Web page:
Three songs into the set, the stage darkened. A voice, bard-like in
its sincerity, softly sang the name “Sebadoh.” Seconds later the
name was repeated, but this time by a wicked, demon-rock voice. An
hilarious moment indeed — though no one laughed — and that pretty
much sums up the band.
It was Saturday night at the sold-out Irving Plaza in New York
City, and Lou Barlow, Jason Loewenstein and Bob Fay were poking fun
at the very idea of Sebadoh as a big-time “rock group.” For years the lo-fi dark horse, Sebadoh now finds itself alt. rock’s Next Big Thing.
“Natural One,” Barlow’s contribution to the “Kids” soundtrack with
his side project Folk Implosion drew heavy radio play and
“Harmacy,” the most recent Sebadoh album, was released to acclaim.
Onstage, the band seemed acutely aware of this predicament, and the
show wreaked with its mixed emotions.
Occasionally a faintly sardonic voice would creep up during the
recorded sound bytes and organ grinding that filled the gaps
between songs, with labels for the band such as “the
open-chord-tuning saviors of alternative rock n’ roll.” Better they
announce it than some critic. Subverting any hint of rock &
roll self-indulgence, Sebadoh’s songs come in bursts. You get
the melody, you get the message and then it stops. And they feigned
frivolity by tuning-up and switching instruments and stage
positions with each other at will (of course this really showcased
their versatility — all the better for a Next Big Thing).
Along with its image questions, there was also the band’s
folk-punk dichotomy by which to be entertained. Late in the show,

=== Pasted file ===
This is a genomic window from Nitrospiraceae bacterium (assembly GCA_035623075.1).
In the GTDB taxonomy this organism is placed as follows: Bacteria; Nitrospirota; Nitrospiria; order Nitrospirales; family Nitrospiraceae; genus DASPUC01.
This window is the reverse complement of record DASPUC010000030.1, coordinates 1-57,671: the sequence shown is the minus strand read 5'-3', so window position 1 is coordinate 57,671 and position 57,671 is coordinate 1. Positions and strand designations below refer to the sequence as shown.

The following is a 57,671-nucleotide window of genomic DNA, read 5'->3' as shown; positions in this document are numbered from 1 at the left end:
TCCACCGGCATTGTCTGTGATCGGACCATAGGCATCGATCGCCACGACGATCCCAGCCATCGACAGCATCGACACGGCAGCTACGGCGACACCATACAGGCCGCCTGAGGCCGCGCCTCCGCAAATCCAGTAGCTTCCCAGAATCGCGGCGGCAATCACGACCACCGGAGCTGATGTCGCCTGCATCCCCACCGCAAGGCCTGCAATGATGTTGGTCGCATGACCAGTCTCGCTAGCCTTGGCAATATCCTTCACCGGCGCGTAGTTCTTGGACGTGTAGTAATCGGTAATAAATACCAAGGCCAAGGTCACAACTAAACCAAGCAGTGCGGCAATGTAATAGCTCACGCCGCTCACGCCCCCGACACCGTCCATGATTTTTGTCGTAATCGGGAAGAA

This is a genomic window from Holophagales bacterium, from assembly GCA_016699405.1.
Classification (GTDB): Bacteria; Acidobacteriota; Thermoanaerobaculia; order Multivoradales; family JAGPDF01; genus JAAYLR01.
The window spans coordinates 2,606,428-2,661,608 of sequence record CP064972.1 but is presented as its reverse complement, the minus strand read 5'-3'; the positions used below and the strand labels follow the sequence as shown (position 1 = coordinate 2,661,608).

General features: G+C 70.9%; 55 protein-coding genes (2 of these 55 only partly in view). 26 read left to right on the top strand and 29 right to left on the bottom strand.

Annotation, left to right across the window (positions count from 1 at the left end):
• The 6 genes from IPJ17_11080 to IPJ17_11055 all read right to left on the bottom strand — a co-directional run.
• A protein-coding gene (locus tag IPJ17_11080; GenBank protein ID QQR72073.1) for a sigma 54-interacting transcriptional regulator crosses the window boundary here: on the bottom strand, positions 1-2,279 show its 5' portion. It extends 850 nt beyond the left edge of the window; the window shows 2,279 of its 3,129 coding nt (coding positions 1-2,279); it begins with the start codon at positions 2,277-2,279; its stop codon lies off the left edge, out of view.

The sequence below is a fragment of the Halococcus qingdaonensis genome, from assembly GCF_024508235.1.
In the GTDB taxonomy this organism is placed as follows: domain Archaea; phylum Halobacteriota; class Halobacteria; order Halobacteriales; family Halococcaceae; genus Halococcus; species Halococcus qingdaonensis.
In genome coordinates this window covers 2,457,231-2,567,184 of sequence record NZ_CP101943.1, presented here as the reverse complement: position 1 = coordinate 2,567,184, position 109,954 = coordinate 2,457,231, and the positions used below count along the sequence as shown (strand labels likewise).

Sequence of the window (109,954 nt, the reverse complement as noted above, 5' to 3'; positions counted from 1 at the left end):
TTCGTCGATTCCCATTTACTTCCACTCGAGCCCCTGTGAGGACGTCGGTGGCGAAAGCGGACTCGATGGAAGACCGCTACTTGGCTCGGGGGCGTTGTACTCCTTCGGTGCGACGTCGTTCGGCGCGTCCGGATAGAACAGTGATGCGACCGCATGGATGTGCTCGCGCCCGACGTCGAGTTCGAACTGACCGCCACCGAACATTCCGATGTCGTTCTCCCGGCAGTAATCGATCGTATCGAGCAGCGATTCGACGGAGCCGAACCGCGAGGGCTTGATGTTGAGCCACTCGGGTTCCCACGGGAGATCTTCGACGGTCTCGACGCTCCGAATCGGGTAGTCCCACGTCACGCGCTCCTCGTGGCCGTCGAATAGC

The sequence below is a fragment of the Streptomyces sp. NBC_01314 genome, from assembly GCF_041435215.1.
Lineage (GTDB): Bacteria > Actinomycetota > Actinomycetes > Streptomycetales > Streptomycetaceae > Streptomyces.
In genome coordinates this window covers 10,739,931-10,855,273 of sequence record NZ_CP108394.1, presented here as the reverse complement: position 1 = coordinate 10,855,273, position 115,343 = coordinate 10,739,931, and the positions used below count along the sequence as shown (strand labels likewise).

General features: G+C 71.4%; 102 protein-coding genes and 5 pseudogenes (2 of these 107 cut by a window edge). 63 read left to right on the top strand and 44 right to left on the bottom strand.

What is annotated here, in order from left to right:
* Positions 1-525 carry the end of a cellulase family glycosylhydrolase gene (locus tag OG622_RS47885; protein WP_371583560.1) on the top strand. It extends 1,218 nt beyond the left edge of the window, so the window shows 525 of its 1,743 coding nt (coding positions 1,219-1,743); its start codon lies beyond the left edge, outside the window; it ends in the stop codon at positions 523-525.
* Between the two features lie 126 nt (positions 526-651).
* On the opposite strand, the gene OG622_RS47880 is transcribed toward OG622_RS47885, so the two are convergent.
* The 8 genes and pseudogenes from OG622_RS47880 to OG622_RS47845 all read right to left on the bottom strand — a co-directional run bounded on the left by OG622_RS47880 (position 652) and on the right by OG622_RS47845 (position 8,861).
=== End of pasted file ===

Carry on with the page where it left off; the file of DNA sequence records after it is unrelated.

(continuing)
when the voice intoned: “Introspection and fragile melody courtesy
of Sebadoh,” what it really meant was courtesy of Lou Barlow.
Barlow’s is the lilting of the two Sebadoh voices, his tuneful,
hook-laden songwriting serving as fresh, if eccentric, breaths for
the lovelorn. Bittersweet was the flavor on
“Willing to Wait” and “Too Pure.” Heartache, soul-searching —
it was all there.
Expressive and self-concerned (yet somehow never whining), he is
able to articulate his thoughts without much use of cliche — with
the notable exception of “Cliche,”
on which he crooned with utter sincerity lines like “I didn’t know
what I had till it was gone.” He displayed more of this well-honed
glibness on “Soulmate” when he sang “I’ll probably have to have sex
with a lot of girls before my soulmate reveals herself to me.”
And then there’s Sebadoh’s harder rockin’ voice, Jeff
Loewestein. He offered an energy-shifting delivery in the form of a
Cobain scream, feedbacked songs that are driven by his bass and
lyrics that — when clear — are anything but sentimental: “Stop
wasting everything on someone else’s pretty dream.”